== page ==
basically the logic goes something like:
Only a Monotheistic culture believes that there would be a single set of natural laws, that were consistent. Polytheistic cultures by their very nature tend to believe that there are multiple forces in both direct and indirect conflict with one another, and there is no way of having a precisely accurate way to guess the outcome of an event.
this also led to the belief that those laws are unchanging, and constant.
this world view led to the desire to uncover what these "universal laws" were and were the foundation upon which modern science is based.

Right, and I suppose the greeks had no infuence whatsoever on the development of scientific inquiry, being polytheistic and all.

But that's another discussion. What you said that understanding and application of the scientific method means that you're religious, which sounds like an extension of that horrid "science is just another religion" meme, and is facetious snarky nonsense.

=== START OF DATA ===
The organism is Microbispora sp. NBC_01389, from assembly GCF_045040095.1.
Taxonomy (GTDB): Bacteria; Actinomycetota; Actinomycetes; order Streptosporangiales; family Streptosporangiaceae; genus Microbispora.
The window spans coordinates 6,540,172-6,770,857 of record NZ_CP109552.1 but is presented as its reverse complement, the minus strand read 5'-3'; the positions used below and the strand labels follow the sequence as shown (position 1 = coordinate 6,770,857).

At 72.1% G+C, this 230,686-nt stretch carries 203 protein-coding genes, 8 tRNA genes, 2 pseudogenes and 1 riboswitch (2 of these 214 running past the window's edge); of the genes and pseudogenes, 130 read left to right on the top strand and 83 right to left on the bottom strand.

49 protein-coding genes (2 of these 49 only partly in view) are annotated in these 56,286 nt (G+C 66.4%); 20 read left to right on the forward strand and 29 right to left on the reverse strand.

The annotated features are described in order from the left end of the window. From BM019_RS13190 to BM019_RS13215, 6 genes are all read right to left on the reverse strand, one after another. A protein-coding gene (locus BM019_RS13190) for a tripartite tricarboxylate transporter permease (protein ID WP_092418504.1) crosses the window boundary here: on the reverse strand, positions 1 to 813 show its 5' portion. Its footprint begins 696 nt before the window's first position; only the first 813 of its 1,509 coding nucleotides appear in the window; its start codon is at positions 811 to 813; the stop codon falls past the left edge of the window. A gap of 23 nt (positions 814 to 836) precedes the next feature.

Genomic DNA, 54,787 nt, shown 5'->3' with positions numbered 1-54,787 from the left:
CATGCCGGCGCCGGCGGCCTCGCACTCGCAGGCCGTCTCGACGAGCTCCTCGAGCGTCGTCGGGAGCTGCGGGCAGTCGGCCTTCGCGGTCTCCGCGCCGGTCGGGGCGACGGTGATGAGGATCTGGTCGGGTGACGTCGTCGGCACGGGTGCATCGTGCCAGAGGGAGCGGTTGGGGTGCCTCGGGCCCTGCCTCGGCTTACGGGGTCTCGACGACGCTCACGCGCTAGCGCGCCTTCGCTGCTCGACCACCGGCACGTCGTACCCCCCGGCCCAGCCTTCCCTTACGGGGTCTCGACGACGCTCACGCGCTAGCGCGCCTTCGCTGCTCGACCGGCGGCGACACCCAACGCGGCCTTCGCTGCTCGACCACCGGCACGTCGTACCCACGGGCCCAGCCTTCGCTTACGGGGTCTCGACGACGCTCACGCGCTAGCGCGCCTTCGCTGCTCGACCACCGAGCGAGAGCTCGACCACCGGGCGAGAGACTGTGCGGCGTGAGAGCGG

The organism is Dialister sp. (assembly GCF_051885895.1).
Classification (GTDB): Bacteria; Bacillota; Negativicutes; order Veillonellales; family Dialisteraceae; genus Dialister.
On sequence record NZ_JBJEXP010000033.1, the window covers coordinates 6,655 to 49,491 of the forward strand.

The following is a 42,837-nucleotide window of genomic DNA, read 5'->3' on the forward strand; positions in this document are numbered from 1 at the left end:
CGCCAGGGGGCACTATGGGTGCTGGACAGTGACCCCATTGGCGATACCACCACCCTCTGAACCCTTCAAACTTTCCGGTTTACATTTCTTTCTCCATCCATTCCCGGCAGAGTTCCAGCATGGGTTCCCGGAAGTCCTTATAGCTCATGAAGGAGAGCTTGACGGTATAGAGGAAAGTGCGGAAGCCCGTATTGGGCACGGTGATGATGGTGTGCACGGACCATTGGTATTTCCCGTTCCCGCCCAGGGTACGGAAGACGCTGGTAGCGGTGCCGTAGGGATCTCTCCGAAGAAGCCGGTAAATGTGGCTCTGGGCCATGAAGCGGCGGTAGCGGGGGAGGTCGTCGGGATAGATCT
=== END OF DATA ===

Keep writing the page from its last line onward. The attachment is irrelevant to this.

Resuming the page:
Only a Monotheistic culture believes that there would be a single set of natural laws, that were consistent. Polytheistic cultures by their very nature tend to believe that there are multiple forces in both direct and indirect conflict with one another, and there is no way of having a precisely accurate way to guess the outcome of an event.
this also led to the belief that those laws are unchanging, and constant.
this world view led to the desire to uncover what these "universal laws" were and were the foundation upon which modern science is based.

What is interesting is that this describes a medieval point of European religious philosophy that *preceded* the scientific method. It's not accurate in describing modern science and it's development, because it was also accompanied by belief that evil spirits and angels and pagan gods could and did influence the world, but it stands out because the concept of natural law was at times used by some religious philosophers.

The problem for this account is that once the scientific method was developed, this motivation had split away from Christian dogma. That is, science as it has been practiced since the late 17th century does not rely on this kind of religious dogma, even though many of it's practitioners followed religious beliefs, like humanism, that argued that God's creation was a part of His revelation. That's not causative.